I had the twenty-four hour stomach-flu yesterday. I hate that feeling where the body is sick but the mind isn't so you're just laying there in bed, itching to do anything else. I'd not move for awhile, feel better and roll over to get outta bed and get whammed again. Today, it is such a joy not to feel the rumblings in my stomach and to actually eat something.
I'm reading Poetry As Survival by Gregory Orr, well, more accurately, I've picked it back up again. There are so many things he writes that I agree with / feel strongly about, such as:
The jeopardy of poetry-making is deeply connected to the jeopardy of life itself (48)
...language itself is a form of sight (31)
The essential point is that for a poem to move us it must bring us near our own threshold. We must feel genuinely threatened or destabilized by the poem's vision of disordering, even as we are simultaneously reassured and convinced by its orderings (55 my italics)
But I'm not sure I agree with this statement: "...poets have a higher threshold for psychic disorder than the average population, just as professional dancers have higher pain thresholds" (57-58).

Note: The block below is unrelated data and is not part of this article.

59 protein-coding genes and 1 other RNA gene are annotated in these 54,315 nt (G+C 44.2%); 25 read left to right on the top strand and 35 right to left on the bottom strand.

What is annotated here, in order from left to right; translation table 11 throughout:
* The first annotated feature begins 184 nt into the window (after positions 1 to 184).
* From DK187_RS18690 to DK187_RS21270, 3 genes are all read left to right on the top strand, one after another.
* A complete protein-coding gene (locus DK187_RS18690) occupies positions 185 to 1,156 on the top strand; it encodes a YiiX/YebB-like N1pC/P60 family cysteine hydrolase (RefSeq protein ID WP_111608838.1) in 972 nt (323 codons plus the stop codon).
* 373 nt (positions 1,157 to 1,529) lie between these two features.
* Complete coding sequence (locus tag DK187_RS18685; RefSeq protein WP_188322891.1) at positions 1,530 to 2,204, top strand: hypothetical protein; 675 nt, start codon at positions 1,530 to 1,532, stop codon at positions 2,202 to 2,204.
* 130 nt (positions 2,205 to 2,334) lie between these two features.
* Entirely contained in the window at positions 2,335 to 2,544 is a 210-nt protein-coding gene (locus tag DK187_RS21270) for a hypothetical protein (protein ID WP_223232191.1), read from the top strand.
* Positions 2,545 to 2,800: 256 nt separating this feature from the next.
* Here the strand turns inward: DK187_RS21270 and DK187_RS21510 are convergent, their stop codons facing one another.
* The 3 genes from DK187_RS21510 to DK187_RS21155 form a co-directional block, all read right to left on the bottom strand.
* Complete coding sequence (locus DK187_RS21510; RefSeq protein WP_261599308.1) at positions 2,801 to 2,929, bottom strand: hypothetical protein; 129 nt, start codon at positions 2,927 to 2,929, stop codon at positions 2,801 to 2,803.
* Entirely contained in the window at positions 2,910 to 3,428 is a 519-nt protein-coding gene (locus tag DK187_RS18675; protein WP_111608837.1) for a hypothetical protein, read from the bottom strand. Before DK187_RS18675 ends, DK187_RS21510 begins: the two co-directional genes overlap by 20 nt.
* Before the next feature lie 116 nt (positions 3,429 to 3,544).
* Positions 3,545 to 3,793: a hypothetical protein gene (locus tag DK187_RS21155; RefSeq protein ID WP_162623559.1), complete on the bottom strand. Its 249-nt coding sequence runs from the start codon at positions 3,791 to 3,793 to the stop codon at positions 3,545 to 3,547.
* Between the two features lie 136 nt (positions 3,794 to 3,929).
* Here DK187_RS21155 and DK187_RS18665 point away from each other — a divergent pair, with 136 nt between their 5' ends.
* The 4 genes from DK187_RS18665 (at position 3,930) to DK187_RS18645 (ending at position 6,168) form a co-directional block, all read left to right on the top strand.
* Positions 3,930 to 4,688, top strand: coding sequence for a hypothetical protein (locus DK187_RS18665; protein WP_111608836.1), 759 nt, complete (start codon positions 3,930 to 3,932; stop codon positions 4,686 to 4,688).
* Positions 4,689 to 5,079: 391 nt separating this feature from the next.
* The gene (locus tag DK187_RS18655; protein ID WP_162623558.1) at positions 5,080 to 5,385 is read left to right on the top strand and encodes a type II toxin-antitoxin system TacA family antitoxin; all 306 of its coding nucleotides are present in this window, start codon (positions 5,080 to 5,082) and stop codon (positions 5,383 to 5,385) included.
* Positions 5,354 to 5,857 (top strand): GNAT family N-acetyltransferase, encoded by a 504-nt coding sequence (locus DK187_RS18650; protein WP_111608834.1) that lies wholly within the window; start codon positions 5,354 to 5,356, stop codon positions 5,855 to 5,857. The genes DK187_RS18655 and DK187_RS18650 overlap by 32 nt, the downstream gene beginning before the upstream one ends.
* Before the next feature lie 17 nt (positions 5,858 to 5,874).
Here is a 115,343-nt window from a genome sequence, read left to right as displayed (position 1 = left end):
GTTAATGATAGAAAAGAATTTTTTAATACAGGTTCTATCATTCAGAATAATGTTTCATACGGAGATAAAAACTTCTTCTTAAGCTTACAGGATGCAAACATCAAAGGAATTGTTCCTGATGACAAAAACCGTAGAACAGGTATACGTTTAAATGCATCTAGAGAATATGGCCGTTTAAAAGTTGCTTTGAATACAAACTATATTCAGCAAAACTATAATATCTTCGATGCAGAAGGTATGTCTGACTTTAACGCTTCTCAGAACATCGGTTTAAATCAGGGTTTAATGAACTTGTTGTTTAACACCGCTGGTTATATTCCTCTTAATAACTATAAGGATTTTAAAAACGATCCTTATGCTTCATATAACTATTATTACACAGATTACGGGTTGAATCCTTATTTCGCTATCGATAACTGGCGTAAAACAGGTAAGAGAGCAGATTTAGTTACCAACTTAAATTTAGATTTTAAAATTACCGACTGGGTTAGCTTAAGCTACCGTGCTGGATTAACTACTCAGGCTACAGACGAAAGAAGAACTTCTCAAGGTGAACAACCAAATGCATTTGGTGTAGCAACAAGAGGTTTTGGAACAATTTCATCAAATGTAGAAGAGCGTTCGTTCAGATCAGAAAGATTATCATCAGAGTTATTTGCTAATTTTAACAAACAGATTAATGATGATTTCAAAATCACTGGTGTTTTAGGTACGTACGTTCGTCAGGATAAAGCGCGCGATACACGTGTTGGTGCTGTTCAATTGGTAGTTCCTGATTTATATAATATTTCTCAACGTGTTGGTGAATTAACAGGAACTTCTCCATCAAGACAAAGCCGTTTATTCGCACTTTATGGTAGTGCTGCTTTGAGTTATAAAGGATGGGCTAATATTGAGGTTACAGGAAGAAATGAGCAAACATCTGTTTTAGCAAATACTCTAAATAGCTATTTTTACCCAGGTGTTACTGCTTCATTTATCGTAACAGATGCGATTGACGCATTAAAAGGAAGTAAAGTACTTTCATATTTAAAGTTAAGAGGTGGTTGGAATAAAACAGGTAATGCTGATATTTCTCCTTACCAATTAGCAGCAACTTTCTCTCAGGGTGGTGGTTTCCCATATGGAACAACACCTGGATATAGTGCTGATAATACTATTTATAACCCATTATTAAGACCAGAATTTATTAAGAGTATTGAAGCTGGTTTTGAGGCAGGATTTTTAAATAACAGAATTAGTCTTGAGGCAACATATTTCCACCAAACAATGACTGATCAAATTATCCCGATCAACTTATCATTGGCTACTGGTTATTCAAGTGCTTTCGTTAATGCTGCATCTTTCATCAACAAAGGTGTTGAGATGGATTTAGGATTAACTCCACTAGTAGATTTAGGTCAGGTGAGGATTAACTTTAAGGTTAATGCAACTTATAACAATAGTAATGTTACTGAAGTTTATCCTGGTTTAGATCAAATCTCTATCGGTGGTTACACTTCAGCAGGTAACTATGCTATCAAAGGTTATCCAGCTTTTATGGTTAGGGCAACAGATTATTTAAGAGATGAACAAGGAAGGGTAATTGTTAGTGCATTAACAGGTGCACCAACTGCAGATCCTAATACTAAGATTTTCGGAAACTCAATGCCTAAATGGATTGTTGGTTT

I think poets watch their mind and listen to it closely and try and tap into their emotions as honestly as they can. Or at least some poets. But this seems to me to be so close to saying poets are crazy and are comfortable with it. That just seems like such a cliché to me. But at the same time, I know when my mom died, and we had to go back to the house and talk about when to hold the funeral, I totally mentally just checked out. My sister even said to me, "You weren't there." But I also was able to translate this into a poem--this mental check-out that I had.
But I don't know now, maybe this is just confirming what he's saying.
***Reviewing/Rethinking this at four in the morning: maybe he's actually saying that poets can handle more challenging mental stuff and NOT go crazy. I like that idea much better.
What do you think? Do you agree with his statement?
The Major Subjects
Death is easier
than love. And true feeling, as someone said,
leaves no memory. Or else memory
replaces the past, which we know
never promised to be true.
Consider the sea cucumber:
when attacked it divides, sacrificing half
so that half
won't get eaten. Can the part left undevoured
figure out what to do?
The natural world is always instructive,
mysterious as well, but often
hard to praise. Love
is also difficult—the way it slides into
so many other subjects,
like murder, deceit,
and the moon. As my mother used to say
we couldn't find: If it had been
a snake it would have bitten you.
Fellow poets, we must
learn again to copy from nature,
see for ourselves
how steadfastly even its beauty
refuses to care or console.